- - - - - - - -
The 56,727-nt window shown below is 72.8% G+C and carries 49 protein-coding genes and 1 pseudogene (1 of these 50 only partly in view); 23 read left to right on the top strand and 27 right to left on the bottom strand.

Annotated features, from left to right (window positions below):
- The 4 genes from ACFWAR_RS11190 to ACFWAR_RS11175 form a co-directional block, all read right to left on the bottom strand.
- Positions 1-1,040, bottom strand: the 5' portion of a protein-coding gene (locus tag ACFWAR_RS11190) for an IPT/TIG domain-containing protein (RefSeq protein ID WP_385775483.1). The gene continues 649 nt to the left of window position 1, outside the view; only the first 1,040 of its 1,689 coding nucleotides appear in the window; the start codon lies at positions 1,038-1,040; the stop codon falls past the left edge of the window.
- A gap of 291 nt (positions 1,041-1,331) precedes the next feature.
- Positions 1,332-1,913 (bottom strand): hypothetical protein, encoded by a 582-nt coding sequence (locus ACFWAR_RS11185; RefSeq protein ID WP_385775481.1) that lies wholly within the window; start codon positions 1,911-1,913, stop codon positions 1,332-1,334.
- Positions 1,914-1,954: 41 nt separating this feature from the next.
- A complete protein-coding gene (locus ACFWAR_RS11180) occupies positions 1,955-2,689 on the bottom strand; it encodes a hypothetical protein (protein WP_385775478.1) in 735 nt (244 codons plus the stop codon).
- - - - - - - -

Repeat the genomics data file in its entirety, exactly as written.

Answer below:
The 56,727-nt window shown below is 72.8% G+C and carries 49 protein-coding genes and 1 pseudogene (1 of these 50 only partly in view); 23 read left to right on the top strand and 27 right to left on the bottom strand.

Annotated features, from left to right (window positions below):
- The 4 genes from ACFWAR_RS11190 to ACFWAR_RS11175 form a co-directional block, all read right to left on the bottom strand.
- Positions 1-1,040, bottom strand: the 5' portion of a protein-coding gene (locus tag ACFWAR_RS11190) for an IPT/TIG domain-containing protein (RefSeq protein ID WP_385775483.1). The gene continues 649 nt to the left of window position 1, outside the view; only the first 1,040 of its 1,689 coding nucleotides appear in the window; the start codon lies at positions 1,038-1,040; the stop codon falls past the left edge of the window.
- A gap of 291 nt (positions 1,041-1,331) precedes the next feature.
- Positions 1,332-1,913 (bottom strand): hypothetical protein, encoded by a 582-nt coding sequence (locus ACFWAR_RS11185; RefSeq protein ID WP_385775481.1) that lies wholly within the window; start codon positions 1,911-1,913, stop codon positions 1,332-1,334.
- Positions 1,914-1,954: 41 nt separating this feature from the next.
- A complete protein-coding gene (locus ACFWAR_RS11180) occupies positions 1,955-2,689 on the bottom strand; it encodes a hypothetical protein (protein WP_385775478.1) in 735 nt (244 codons plus the stop codon).